Thanks both of you for your arguments (and patience too
As a professional software engineer (with a nearly 40 years background behind, ranging from mainframes to micro-controllers via PCs, embedded military and industrial devices,... and a lot of other exotic stuff), I can understand your motivations for the current architecture, and I fully support them. I was not involved in the passed discussions mentioned by Andy, but I will try to find some time to have a look at them ASAP, for my curiosity's sake and to learn what were the arguments of both proponents.
I trust your analysis related to the evolution of the Mindstorms public to some extent. But if I agree with it from the point of view of individual hobbyists, I do not entirely when looking at educators and teachers. If the first population are educated users who look for and appreciate an advanced architecture such as the one you have designed, the later are not (for most of them) professional software people. However they want (an need) to use the Mindstorms because it is an amazing educational support (and not only to teach software engineering). So these users need a tool which is accessible for their students (and for themselves too), that is to say which can provide tangible results easily so that not to demotivate them (the students of course, but themselves too
). In short, a pedagogic tool.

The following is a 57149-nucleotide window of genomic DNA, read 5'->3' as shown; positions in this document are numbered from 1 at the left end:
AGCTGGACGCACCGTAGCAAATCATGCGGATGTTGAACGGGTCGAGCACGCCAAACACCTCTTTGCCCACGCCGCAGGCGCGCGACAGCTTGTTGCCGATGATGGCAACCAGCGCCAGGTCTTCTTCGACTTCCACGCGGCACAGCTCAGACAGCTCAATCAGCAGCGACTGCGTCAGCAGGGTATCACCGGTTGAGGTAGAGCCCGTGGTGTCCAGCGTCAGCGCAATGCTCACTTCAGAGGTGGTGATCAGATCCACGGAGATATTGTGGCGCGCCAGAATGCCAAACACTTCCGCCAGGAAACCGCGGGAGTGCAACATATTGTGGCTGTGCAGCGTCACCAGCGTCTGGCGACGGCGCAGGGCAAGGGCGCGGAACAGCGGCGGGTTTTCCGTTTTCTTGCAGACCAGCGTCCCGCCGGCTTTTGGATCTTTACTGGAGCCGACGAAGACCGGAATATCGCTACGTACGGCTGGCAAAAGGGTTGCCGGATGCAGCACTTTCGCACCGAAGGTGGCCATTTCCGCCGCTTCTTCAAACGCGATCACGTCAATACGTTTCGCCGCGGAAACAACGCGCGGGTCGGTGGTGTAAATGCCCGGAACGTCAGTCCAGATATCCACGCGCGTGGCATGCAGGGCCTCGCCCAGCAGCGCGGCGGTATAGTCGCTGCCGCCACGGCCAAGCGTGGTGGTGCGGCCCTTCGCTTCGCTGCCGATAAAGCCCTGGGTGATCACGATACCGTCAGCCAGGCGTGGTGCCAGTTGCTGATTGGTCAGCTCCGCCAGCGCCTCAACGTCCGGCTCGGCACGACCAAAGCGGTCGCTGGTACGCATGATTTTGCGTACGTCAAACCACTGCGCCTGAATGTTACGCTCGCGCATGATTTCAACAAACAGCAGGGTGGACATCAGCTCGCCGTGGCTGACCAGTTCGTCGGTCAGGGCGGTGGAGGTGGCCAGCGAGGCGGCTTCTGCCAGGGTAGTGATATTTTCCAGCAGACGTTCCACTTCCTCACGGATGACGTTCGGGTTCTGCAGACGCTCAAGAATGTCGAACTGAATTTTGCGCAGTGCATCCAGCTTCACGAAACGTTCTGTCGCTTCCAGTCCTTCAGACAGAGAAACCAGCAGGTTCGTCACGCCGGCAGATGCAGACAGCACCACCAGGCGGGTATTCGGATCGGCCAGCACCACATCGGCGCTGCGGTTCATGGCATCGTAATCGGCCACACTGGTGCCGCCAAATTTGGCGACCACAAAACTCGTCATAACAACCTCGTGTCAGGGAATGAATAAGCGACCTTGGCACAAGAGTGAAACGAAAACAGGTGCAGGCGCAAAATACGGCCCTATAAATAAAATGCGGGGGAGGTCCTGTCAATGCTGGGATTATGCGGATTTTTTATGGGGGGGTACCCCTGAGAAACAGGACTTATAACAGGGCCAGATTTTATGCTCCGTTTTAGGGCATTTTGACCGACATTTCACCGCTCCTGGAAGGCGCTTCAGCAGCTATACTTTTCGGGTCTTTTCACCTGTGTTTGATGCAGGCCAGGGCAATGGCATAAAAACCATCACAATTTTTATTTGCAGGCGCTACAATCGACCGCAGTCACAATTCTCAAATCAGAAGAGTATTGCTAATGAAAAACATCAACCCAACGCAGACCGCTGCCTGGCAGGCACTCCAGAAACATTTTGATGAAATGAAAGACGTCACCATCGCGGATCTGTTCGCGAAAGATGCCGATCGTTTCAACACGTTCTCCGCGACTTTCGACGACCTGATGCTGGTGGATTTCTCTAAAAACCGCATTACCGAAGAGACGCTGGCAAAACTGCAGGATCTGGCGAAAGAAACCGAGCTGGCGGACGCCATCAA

I am presently facing the situation with two college students involved in learning how to program an EV3 in Java for their science class. They are motivated and smart 17-18 years old students, and they do want to learn. So the motivation and ability to understand complicated things are not the problem. But the gap is enormous for them, and as already agreed, it is quite difficult to justify why things can be that complicated for doing simple things, especially since they have had previously a look at the LEGO graphical environment (just for their curiosity, not because they were thinking about using it).
My feeling is that, if we want to provide answers to this later population (ie users who are not skilled software specialists) - and we have to since they represent a significant share of Mindstorms users - it is necessary to provide a simplified usage layer, built on top of the unified sample provider and filter based architecture, and providing what I called a "semantic facade" previously. To compare with other contexts, it is a bit like what people from KNX standard finally did when they created EasyKNX to put their architecture into the reach of more users (we are talking about industrial field bus devices and advanced home automation products here), after admitting that KNX as is was a bit too complex for their average user.
I don't think that there is an incompatibility between both visions, and IMHO they are are perfectly complementary. I'd like to know about people who could be interested in studying this topic, so that we could share ideas and see if it is really a good idea, how it can fit with the new architecture without disturbing and braking things, and maybe go ahead if the conclusions sound positive.